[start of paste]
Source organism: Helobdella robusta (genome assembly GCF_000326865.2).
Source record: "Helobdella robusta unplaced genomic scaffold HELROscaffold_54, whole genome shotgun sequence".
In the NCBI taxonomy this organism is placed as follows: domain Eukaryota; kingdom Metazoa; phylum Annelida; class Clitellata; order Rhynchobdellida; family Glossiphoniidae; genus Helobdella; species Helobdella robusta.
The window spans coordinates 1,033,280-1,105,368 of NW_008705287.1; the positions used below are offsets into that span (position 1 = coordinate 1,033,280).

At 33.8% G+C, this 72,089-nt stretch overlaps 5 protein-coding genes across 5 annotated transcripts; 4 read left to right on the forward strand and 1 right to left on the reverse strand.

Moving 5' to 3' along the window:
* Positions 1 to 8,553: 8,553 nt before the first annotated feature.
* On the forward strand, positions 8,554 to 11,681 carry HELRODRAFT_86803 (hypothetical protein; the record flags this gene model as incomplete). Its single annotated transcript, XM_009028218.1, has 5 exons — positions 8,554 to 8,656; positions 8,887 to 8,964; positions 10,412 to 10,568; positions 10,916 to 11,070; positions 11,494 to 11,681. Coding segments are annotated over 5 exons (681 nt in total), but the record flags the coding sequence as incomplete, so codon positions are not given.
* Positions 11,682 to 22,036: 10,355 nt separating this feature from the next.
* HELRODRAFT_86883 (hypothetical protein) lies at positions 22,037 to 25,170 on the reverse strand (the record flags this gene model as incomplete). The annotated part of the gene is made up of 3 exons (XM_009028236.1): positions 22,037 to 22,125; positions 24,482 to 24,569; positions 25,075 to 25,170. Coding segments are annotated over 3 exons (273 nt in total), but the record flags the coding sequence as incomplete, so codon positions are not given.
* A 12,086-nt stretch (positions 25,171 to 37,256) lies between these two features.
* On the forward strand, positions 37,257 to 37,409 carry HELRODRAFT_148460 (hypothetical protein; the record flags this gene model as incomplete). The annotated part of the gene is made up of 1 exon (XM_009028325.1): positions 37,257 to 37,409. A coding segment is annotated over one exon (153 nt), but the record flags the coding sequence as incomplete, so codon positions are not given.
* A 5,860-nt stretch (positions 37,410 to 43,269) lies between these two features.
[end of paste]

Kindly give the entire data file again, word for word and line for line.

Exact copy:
Source organism: Helobdella robusta (genome assembly GCF_000326865.2).
Source record: "Helobdella robusta unplaced genomic scaffold HELROscaffold_54, whole genome shotgun sequence".
In the NCBI taxonomy this organism is placed as follows: domain Eukaryota; kingdom Metazoa; phylum Annelida; class Clitellata; order Rhynchobdellida; family Glossiphoniidae; genus Helobdella; species Helobdella robusta.
The window spans coordinates 1,033,280-1,105,368 of NW_008705287.1; the positions used below are offsets into that span (position 1 = coordinate 1,033,280).

At 33.8% G+C, this 72,089-nt stretch overlaps 5 protein-coding genes across 5 annotated transcripts; 4 read left to right on the forward strand and 1 right to left on the reverse strand.

Moving 5' to 3' along the window:
* Positions 1 to 8,553: 8,553 nt before the first annotated feature.
* On the forward strand, positions 8,554 to 11,681 carry HELRODRAFT_86803 (hypothetical protein; the record flags this gene model as incomplete). Its single annotated transcript, XM_009028218.1, has 5 exons — positions 8,554 to 8,656; positions 8,887 to 8,964; positions 10,412 to 10,568; positions 10,916 to 11,070; positions 11,494 to 11,681. Coding segments are annotated over 5 exons (681 nt in total), but the record flags the coding sequence as incomplete, so codon positions are not given.
* Positions 11,682 to 22,036: 10,355 nt separating this feature from the next.
* HELRODRAFT_86883 (hypothetical protein) lies at positions 22,037 to 25,170 on the reverse strand (the record flags this gene model as incomplete). The annotated part of the gene is made up of 3 exons (XM_009028236.1): positions 22,037 to 22,125; positions 24,482 to 24,569; positions 25,075 to 25,170. Coding segments are annotated over 3 exons (273 nt in total), but the record flags the coding sequence as incomplete, so codon positions are not given.
* A 12,086-nt stretch (positions 25,171 to 37,256) lies between these two features.
* On the forward strand, positions 37,257 to 37,409 carry HELRODRAFT_148460 (hypothetical protein; the record flags this gene model as incomplete). The annotated part of the gene is made up of 1 exon (XM_009028325.1): positions 37,257 to 37,409. A coding segment is annotated over one exon (153 nt), but the record flags the coding sequence as incomplete, so codon positions are not given.
* A 5,860-nt stretch (positions 37,410 to 43,269) lies between these two features.